My new book “Midlife Solo” is now available.

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I know life is not going to get easier. The world is in a horrendous mess. I’m 68 and health will at some point start to go wrong for me and for my friends. I know that.

So right now, let me cherish this moment, this sublime Sunday morning. It’s not too hot, just a mild breeze, sweet air swishing through the willow tree, sleepy birds, distant city sounds. Everyone is out of town; the silence is palpable. Auntie Do is out of hospital and back in her new home, River Park, where she has made friends with three women called Dorothy, Sylvia, and Margaret – her own name and her sisters’. “The whole family is here,” she laughed. Anna and her boys are off tomorrow to Washington to spend a week with her dad. Sam is going to the memorial event today of a friend, one of the owners of the House on Parliament; a staff person there told Sam that one of the last conversations she had with her boss, before he died of a heart attack, was about Sam bringing two boxes of chicken wings as a gift for the staff. My son will probably come here afterward, since it’s a block away.

May I count my blessings?

Yesterday I met a new neighbour who has just moved in across the street; he introduced himself, I asked where he was from originally, and immediately we began speaking in French. There are now seven of us within a six house radius who speak fluent French; we should have a Francophone block party.

Then Eli and his dad rode their bikes from Parkdale to here – an hour’s ride. When Thomas left,  Eli and I had fun for the rest of the day. We went to the Regent Park playground, so well designed, so many ways to test the body.

My gardening helper Andrew came and we planted spinach, arugula, and lettuce seeds. Eli watered. (Today as we walked he bent down by someone’s garden and exclaimed, “Is that a cucumber?” I didn’t know what a cucumber plant looked like until two years ago.)

We listened to some of “Sgt. Pepper’s” and he said, “I get by with help from my friends too.” We watched a bit of “Ferdinand” on the movie channel, he ate a massive dinner of the few foods he will actually eat, had a long bath with the pirate boat, and went to bed clutching a picture of himself hugging his brother Ben while I read “Charlotte’s Web.” I was awakened at 6.45 a.m. by a very young man still holding the picture. He really loves his brother. More playground, the Farm, drawing pictures, “Paw Patrol,” massive quantities of food, our favourite dinosaur puzzle. While he watered, we saw the cardinal fly to its nest in the willow, a perfect spider’s web glinting in the sun, the bees nuzzling the Rose of Sharon, and I thought, this is why I’m staying in this house. For this.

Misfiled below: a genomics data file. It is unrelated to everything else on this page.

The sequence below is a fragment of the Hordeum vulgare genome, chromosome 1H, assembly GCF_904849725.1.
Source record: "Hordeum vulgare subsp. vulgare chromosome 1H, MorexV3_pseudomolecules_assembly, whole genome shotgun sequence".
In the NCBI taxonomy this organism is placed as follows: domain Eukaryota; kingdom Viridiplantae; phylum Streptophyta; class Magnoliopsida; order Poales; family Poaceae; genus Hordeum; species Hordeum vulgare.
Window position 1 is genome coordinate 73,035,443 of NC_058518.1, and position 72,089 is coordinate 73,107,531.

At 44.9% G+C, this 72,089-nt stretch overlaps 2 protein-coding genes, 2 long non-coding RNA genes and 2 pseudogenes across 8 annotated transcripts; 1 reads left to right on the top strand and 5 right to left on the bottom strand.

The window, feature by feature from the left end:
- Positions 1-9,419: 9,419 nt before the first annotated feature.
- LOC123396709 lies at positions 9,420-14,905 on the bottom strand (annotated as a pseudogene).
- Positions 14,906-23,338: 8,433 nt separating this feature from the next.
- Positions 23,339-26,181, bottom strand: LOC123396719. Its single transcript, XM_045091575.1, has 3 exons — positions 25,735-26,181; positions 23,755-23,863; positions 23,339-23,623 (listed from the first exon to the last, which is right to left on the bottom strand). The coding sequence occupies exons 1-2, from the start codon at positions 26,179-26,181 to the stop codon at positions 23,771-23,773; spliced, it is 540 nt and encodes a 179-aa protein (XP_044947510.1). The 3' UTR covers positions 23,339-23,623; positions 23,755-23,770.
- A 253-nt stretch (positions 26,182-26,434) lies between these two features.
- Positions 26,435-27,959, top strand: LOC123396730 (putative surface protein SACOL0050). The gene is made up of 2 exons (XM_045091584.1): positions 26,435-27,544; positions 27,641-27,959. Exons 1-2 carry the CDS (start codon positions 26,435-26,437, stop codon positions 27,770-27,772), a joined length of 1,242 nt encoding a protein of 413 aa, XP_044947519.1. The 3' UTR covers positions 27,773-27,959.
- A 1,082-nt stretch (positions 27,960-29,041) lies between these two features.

Now he has gone off with Holly to a movie. His mama has had a much-needed break from him. He is an angel for everyone but her – especially difficult because they are so alike. As I’ve said to her, if I’d been a strong mother like she is, taking on every challenge, we’d have murdered each other. I was a wuss as a mother, and so we survived.

This morning, as I brushed my very short hair, he looked at me. “Why do you brush your hair when it doesn’t even move?” Good question.

So here I am, now alone in a messy house, blessed in every way. Today. This moment.

PS Later: two more treats today. YoYo Ma – and peaches.



2 Responses to “blessings”

  1. theresa says:

    Oh this is so wonderful. So many blessings and most of them close to hand. Thank you for making this a rich Sunday morning…

  2. beth says:

    Theresa, among my blessings, you. Out there on the other side of the country, counting your own blessings daily. Sending you much love.

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About Beth

I began keeping a journal at the age of nine. Nearly fifty years later, I started this online journal, sharing reflections, reviews, updates, and the occasional secret.

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